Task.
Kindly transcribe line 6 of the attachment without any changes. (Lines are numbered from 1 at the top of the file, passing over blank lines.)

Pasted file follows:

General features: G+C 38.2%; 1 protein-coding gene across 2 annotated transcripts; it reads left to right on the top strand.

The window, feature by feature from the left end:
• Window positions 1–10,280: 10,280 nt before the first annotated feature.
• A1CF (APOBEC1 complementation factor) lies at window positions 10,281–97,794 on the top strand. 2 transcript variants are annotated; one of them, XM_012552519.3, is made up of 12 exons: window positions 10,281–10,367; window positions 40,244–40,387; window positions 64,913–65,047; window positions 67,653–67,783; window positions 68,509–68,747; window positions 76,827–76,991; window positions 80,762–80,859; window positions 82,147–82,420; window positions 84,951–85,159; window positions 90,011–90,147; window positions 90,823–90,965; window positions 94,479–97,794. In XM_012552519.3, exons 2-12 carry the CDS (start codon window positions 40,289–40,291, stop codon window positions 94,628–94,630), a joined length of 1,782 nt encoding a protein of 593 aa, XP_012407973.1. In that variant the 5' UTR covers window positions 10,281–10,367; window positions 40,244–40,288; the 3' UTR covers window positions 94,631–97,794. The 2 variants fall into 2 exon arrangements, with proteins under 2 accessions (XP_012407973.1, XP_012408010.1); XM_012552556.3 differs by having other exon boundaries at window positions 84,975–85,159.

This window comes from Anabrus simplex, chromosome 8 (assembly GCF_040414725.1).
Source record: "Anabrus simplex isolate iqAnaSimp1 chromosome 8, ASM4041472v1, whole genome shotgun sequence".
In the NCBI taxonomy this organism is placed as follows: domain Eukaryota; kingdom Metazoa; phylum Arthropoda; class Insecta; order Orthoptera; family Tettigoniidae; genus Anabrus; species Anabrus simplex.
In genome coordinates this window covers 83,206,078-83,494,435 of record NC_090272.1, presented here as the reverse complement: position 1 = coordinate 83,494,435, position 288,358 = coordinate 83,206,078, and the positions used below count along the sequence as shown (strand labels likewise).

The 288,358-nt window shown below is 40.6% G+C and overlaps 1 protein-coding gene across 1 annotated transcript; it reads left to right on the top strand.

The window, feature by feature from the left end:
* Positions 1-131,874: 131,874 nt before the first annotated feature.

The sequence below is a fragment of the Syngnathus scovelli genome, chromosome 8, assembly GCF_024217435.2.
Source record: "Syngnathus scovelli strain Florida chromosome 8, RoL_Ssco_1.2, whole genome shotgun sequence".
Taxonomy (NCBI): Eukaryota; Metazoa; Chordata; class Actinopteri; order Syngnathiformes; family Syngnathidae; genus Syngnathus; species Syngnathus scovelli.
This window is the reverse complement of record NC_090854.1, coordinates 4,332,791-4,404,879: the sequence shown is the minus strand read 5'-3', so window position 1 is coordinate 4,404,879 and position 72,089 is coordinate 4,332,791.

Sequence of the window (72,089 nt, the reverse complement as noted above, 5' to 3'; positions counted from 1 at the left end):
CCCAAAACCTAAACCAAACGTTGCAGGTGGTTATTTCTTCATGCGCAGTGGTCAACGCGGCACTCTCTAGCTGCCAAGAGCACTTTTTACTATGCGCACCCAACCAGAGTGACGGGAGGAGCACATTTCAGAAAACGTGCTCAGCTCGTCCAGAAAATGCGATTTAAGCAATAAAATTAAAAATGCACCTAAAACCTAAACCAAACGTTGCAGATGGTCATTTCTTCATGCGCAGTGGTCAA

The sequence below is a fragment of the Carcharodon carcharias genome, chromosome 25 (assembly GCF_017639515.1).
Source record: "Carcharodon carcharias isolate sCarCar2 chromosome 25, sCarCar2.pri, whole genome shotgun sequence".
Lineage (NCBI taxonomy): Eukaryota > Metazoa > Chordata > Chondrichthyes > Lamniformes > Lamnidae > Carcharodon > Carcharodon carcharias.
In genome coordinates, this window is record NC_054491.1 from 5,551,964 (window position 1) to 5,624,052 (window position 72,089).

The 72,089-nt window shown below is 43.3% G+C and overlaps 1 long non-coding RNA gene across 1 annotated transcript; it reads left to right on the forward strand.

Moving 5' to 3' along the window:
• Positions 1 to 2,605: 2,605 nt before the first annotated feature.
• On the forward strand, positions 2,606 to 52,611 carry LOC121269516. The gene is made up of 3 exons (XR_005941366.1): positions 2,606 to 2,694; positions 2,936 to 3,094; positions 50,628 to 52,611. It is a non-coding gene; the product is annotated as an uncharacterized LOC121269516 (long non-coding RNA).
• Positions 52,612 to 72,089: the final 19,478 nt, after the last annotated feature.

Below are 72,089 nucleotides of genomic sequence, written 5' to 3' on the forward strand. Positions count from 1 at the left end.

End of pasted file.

Source record: "Anabrus simplex isolate iqAnaSimp1 chromosome 8, ASM4041472v1, whole genome shotgun sequence".